Policy control is more about enabling than controlling

Written by on June 7, 2016 in Opinion with 1 Comment

policy-muitplayYou would be forgiven for thinking that policy control is all about mobile. Certainly, mobile is where it started. It is, however, important to remember that policy control is also a sharp-edged marketing tool, says real-time specialist Openet Telecom. It is equally important to understand that it can be a double-edged sword.

Take the Netflix effect. The amount of data that Netflix and other online video services use has driven a large increase in the amount of data being consumed. Ofcom, the UK regulator says that the amount of data downloaded increased by 93 percent between 2013 and 2014, and the speed increased by 28 percent. This sounds like good news, but an HD video from Netflix can eat data at 3GB an hour and an Ultra HD video can account for 7GB an hour. Even with a significant data allowance, that does not make for much viewing before, say, a 20GB bucket is used up.

Policy control allows an operator to send alerts about data usage – along with solutions – to customers to avoid the dreaded bill shock. Bill shock is still one of the pressing issues for customer experience. Managing it, by alerting customers, and indeed telling them about, for instance,  turbo boost options to better manage large downloads, must make sense, according to the Openet white paper, ‘Policy in a multi-play, multi-network world’.

Multi-play reduces churn, and for every new element to the ‘play’ or bundle, the likelihood of churn goes down. As the paper says, ‘with mobile churn at almost 22% and quad play at 2.5% the case for multi-play is very strong’. But take care, while the churn rate might go down the more services you offer, it may be for the wrong reasons. Instead of customers being delighted with you for offering all they could ever need, it may be that they are so confused by what happens if they cancel something, or want to change something, they are simply waiting until the end of the contract to cancel everything. Policy can play a role in managing customer expectations in this increasingly complex arena.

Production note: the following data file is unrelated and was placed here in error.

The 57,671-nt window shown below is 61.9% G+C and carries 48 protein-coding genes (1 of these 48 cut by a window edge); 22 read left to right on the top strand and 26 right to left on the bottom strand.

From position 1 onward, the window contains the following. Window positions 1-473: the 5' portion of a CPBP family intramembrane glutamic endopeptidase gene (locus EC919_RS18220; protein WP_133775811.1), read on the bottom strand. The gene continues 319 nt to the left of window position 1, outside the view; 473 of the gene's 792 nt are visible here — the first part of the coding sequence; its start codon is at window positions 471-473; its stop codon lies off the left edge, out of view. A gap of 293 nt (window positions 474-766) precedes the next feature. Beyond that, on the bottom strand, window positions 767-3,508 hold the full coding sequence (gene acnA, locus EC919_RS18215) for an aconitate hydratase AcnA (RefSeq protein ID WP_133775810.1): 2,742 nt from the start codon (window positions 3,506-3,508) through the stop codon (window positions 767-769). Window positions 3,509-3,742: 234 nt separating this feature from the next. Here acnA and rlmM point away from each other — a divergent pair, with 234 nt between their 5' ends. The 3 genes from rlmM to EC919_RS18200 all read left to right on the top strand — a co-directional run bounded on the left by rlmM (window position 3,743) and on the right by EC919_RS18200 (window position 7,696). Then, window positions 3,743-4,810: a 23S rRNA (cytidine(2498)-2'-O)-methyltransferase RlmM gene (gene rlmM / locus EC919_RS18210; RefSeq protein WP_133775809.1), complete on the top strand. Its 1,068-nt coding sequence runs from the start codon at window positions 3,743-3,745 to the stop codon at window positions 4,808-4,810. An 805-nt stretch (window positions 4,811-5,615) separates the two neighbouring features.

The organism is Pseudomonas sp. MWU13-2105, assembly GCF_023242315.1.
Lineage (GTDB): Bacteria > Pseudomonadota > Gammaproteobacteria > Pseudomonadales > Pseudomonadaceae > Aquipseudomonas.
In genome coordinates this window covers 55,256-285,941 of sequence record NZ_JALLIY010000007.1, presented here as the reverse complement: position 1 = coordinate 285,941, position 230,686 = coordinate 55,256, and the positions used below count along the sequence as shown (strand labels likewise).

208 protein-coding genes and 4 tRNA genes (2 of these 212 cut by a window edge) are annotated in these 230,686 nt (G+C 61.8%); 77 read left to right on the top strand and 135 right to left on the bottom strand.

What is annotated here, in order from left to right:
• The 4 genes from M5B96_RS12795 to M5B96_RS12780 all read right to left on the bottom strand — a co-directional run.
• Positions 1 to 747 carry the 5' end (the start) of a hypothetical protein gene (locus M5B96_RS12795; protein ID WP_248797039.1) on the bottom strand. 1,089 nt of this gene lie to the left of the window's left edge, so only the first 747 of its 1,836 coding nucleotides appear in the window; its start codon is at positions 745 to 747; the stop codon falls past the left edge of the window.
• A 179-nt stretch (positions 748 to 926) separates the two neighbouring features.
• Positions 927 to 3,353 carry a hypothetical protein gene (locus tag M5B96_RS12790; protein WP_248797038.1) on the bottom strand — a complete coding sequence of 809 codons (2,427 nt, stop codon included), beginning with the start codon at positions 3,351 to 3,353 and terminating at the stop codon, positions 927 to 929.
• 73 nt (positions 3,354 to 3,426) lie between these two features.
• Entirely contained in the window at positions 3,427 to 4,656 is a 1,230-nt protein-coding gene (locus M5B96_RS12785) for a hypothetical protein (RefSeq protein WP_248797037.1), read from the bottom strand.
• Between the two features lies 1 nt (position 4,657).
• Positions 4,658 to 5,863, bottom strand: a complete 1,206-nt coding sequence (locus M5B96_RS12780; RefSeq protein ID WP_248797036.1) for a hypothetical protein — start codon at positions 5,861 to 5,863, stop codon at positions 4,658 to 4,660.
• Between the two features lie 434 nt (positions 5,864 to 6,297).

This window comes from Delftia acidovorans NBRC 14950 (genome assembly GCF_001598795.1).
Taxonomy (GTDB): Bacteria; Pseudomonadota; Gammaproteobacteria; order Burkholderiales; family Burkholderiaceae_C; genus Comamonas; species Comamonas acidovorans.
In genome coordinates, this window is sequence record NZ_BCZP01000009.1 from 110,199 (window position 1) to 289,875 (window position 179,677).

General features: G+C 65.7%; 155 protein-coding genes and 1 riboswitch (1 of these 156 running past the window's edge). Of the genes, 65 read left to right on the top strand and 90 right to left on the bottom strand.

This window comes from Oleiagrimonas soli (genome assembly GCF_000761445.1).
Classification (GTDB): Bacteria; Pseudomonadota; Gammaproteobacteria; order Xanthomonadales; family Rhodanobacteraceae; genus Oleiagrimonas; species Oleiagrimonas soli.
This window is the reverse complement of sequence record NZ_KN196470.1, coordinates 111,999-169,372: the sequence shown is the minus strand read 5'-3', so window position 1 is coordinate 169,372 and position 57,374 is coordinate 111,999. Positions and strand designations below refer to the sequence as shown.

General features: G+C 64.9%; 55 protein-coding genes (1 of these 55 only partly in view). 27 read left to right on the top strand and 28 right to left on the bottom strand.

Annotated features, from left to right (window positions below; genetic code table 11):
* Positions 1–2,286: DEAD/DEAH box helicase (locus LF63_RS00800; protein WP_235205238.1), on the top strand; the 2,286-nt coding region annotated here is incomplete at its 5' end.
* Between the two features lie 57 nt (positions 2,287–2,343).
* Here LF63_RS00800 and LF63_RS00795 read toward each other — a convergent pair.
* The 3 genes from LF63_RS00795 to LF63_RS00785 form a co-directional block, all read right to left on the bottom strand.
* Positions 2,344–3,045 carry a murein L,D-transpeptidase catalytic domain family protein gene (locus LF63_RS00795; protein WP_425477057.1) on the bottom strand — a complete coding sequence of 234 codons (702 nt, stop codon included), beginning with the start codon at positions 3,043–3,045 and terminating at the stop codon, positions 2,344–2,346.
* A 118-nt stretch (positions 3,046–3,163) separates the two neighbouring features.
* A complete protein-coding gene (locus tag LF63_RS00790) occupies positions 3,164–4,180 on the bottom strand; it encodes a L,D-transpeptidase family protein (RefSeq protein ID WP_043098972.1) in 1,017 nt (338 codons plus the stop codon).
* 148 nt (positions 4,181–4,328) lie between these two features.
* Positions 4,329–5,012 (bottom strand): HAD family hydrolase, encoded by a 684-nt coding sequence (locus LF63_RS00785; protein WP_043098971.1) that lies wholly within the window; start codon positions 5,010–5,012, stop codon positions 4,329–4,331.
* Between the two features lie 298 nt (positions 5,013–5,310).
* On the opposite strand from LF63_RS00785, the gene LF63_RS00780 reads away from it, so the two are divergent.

Policy, it turns out, has many more applications and uses for operators than at first glance. It can manage shared data plans, where a family, for example has complex and different needs, that might span both home applications and, for instance, public Wi-Fi applications. Operators, such as Vodafone, are taking advantage of the opportunities by making a big deal about parental controls, also the domain of policy management.

Not only are there multiple uses in shared data and managing the quality of service for those demands, but marketing has further opportunities awaiting. Some operators are on the case with sponsored data and content partnerships. Vodafone, again, is offering to ‘pick up the Netflix bill’ for a year, as an incentive to get customers onto their LTE network. As the cost of data falls ever further, the ability to zero rate high bandwidth applications can only increase and can only make such offerings more compelling. Ono, the Vodafone shop in Spain, is extending the offer to over a million Wi-Fi hot spots managed by the operator. An example of using policy to manage network offload.